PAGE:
Concrete Plans

Grace Pacific sells its assets to TileCo, the state’s largest concrete-block manufacturing company.

January, 2002

Although Grace Pacific closed its Concrete Products subsidiary in October, the corporation’s future earnings will not be affected, says president and chief executive officer Robert Wilkinson. The Concrete Products subsidiary accounted for less than 3 percent of Grace Pacific Corp.’s 2001 sales.

“The business was a diversion from our main businesses of mining and asphalt paving,” he says, adding that the decision to close the subsidiary was based on economic projections of continuing in business vs. sale.

“Grace’s business in Concrete Products dropped over 30 percent since 1995 on a steadily declining basis, and 20 percent in the last year,” Wilkinson says. Concrete Products’ remaining assets were sold to Tileco Inc., the largest concrete-block manufacturing plant in the state. With the closing of the subsidiary, only five concrete block-manufacturers continue to operate in Hawaii.

“We benefited from it,” says Tileco President Dennis Sakamoto. “The past few years, the industry hasn’t been as well as we’d like it to be. There hasn’t been enough business for two block companies, so that (closing) helps.”

In the weeks after the closing of Concrete Products, Tileco experienced a slight increase in business, which had been relatively flat in previous years. The recent boost in business could help Tileco later this year, when Sakamoto says Tileco may see a drop in product demand due to the state’s current economic crisis.

“Usually construction follows further down the line, about five to six months, because most of the projects are already bid on or underway,” Sakamoto says. “It’s future projects that people may tend not to construct – worrying about what their business may look like or if their people will lose their jobs – so they may not want to build. That’s our concern further down the line.”

Tileco can manufacture more than 20,000 concrete blocks a day at its fully automated plant in Campbell Industrial Park, Sakamoto says. The facility can run longer hours to bump that amount up by another 50 percent to meet the recent increase in business.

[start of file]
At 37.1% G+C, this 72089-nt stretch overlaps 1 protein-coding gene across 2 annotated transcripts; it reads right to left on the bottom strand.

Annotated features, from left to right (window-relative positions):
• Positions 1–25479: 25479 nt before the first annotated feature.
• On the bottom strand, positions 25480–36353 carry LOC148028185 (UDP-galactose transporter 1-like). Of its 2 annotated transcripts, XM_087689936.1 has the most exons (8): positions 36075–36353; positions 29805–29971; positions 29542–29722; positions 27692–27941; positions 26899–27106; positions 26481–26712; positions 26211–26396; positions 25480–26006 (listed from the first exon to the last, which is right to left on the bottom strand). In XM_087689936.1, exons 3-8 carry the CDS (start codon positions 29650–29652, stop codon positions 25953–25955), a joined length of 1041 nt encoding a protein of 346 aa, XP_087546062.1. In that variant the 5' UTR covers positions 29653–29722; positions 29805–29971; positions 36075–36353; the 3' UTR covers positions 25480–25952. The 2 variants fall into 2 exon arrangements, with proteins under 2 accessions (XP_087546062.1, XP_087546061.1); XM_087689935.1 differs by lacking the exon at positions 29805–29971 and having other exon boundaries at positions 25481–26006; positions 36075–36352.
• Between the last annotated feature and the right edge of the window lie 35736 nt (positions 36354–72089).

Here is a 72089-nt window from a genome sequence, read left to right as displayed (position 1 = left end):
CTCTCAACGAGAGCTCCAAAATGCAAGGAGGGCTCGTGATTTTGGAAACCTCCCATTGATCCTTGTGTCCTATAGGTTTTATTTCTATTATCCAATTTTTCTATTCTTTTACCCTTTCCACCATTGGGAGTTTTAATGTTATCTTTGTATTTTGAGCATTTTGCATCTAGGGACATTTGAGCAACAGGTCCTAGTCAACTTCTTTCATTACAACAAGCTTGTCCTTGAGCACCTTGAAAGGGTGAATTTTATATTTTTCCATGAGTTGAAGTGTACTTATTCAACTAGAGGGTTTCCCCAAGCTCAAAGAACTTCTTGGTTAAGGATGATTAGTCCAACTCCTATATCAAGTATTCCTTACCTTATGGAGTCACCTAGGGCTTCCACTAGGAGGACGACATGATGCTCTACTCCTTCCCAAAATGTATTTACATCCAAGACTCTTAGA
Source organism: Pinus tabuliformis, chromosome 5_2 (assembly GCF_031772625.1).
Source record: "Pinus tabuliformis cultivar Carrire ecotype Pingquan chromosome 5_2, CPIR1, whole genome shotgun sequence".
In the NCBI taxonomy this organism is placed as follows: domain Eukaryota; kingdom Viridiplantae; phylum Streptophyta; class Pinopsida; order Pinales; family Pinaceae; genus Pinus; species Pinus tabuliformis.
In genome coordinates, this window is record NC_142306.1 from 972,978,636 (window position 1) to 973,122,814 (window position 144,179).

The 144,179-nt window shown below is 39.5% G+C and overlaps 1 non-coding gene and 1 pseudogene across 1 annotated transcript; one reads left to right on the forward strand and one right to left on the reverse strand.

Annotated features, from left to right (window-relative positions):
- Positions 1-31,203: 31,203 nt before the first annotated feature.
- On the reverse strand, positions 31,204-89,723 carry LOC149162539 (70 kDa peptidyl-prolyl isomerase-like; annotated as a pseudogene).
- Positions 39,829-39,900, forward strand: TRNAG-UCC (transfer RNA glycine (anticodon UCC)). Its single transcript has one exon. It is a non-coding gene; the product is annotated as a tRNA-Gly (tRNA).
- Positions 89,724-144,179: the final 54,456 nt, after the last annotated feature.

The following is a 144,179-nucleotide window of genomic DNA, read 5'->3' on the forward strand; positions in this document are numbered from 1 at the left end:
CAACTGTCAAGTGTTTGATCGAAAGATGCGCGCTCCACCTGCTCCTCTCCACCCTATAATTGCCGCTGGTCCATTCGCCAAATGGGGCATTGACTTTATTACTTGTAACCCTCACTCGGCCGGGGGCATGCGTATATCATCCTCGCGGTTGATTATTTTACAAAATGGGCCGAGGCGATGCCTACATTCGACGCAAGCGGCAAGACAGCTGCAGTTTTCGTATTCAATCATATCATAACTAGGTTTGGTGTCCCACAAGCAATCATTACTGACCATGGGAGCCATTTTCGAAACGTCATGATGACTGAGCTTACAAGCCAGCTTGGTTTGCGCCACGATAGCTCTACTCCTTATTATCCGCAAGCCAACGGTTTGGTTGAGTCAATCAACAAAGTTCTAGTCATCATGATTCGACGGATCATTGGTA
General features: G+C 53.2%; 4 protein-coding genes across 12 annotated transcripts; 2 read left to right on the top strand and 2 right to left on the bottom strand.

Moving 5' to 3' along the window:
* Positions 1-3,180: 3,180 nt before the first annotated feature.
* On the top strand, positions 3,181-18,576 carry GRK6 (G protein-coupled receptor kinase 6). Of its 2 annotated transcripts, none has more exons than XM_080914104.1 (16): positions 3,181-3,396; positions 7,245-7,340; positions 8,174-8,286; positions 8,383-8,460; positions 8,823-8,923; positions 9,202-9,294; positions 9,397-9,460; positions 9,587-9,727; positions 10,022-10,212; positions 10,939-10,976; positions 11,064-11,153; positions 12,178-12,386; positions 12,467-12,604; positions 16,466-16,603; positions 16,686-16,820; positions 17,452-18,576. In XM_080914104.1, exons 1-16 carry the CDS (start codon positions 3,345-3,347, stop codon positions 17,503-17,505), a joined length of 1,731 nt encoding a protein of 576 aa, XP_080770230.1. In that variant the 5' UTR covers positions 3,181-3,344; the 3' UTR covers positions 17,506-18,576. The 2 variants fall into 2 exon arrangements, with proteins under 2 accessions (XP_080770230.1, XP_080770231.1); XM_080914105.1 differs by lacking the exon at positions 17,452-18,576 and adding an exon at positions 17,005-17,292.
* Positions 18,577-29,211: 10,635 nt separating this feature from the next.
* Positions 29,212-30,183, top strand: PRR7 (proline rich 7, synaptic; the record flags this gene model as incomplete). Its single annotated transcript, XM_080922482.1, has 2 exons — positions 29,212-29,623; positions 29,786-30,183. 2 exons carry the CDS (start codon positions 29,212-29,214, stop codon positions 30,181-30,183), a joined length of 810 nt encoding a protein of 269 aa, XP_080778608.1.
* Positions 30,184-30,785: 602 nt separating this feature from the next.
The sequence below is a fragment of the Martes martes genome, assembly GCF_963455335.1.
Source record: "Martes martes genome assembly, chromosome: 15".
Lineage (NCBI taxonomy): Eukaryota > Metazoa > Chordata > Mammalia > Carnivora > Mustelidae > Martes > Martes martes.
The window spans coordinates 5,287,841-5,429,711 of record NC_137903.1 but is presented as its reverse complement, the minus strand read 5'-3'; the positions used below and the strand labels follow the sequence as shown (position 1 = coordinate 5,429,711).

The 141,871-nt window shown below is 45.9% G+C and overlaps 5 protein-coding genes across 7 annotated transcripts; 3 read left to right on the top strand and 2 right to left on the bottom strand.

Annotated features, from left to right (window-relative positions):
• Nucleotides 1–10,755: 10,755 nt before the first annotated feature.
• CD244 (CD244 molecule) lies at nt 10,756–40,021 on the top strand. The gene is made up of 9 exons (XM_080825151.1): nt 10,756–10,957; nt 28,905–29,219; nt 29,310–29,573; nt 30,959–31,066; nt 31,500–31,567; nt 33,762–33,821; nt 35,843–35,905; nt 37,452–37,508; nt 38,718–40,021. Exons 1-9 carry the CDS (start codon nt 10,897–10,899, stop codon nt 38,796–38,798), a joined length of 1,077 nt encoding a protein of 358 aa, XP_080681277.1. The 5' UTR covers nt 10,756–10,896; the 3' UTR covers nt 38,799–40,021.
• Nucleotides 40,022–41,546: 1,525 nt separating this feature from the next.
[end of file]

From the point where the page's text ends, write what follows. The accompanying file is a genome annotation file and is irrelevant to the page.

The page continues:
Tileco, founded in 1967, produced the patented Keystone Retaining Wall System blocks used to line the portals of the H-3 Freeway.

Grace Pacific Corp. recorded revenues of $56.3 million in 2000, placing it at 132 on Hawaii Business’s list of the state’s Top 250 companies.

Some of Grace Pacific’s high-visibility projects include the Waikiki Ala Wai Promenade and various Honolulu parks. Grace Pacific bids on all major asphalt highway and road-paving jobs in the state, which is the corporation’s major source of income, Wilkinson says.

As of November last year, Wilkinson says that Grace Pacific’s construction activity had not been severely affected by the state’s economic downturn. He expected, however, that delayed construction projects would have an impact on the corporation early this year.

Last August, Grace Pacific Corp. acquired Dillingham Construction Pacific Ltd. – a hot mix asphalt, road paving and precast concrete business, which provided the corporation with about $90 million in annual revenues. That acquisition is operated as the Grace Pacific subsidiary known as Hawaiian Bitumuls Paving & Precast Inc.

The state’s four other manufacturers of concrete blocks are Maui Blocks Inc. in Puunene, West Hawaii Concrete in Kailua-Kona, James W. Glover Ltd. In Hilo and Hale Kauai Ltd. in Lihue.

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